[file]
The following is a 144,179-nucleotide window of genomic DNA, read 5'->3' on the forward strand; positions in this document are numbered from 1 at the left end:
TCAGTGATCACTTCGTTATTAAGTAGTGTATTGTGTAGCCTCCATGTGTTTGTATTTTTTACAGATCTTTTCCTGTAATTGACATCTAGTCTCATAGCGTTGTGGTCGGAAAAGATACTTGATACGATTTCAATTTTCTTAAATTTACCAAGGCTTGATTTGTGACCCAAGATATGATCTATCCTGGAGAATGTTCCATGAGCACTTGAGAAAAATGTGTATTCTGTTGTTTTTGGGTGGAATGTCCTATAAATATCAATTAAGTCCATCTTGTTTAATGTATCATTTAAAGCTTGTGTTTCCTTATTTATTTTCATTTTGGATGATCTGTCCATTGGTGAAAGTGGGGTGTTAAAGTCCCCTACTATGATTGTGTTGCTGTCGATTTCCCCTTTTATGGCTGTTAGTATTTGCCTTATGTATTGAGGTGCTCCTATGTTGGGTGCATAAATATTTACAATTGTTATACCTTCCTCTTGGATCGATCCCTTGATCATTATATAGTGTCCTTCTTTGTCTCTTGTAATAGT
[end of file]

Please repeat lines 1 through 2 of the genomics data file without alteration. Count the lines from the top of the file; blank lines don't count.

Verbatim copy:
The following is a 144,179-nucleotide window of genomic DNA, read 5'->3' on the forward strand; positions in this document are numbered from 1 at the left end:
TCAGTGATCACTTCGTTATTAAGTAGTGTATTGTGTAGCCTCCATGTGTTTGTATTTTTTACAGATCTTTTCCTGTAATTGACATCTAGTCTCATAGCGTTGTGGTCGGAAAAGATACTTGATACGATTTCAATTTTCTTAAATTTACCAAGGCTTGATTTGTGACCCAAGATATGATCTATCCTGGAGAATGTTCCATGAGCACTTGAGAAAAATGTGTATTCTGTTGTTTTTGGGTGGAATGTCCTATAAATATCAATTAAGTCCATCTTGTTTAATGTATCATTTAAAGCTTGTGTTTCCTTATTTATTTTCATTTTGGATGATCTGTCCATTGGTGAAAGTGGGGTGTTAAAGTCCCCTACTATGATTGTGTTGCTGTCGATTTCCCCTTTTATGGCTGTTAGTATTTGCCTTATGTATTGAGGTGCTCCTATGTTGGGTGCATAAATATTTACAATTGTTATACCTTCCTCTTGGATCGATCCCTTGATCATTATATAGTGTCCTTCTTTGTCTCTTGTAATAGT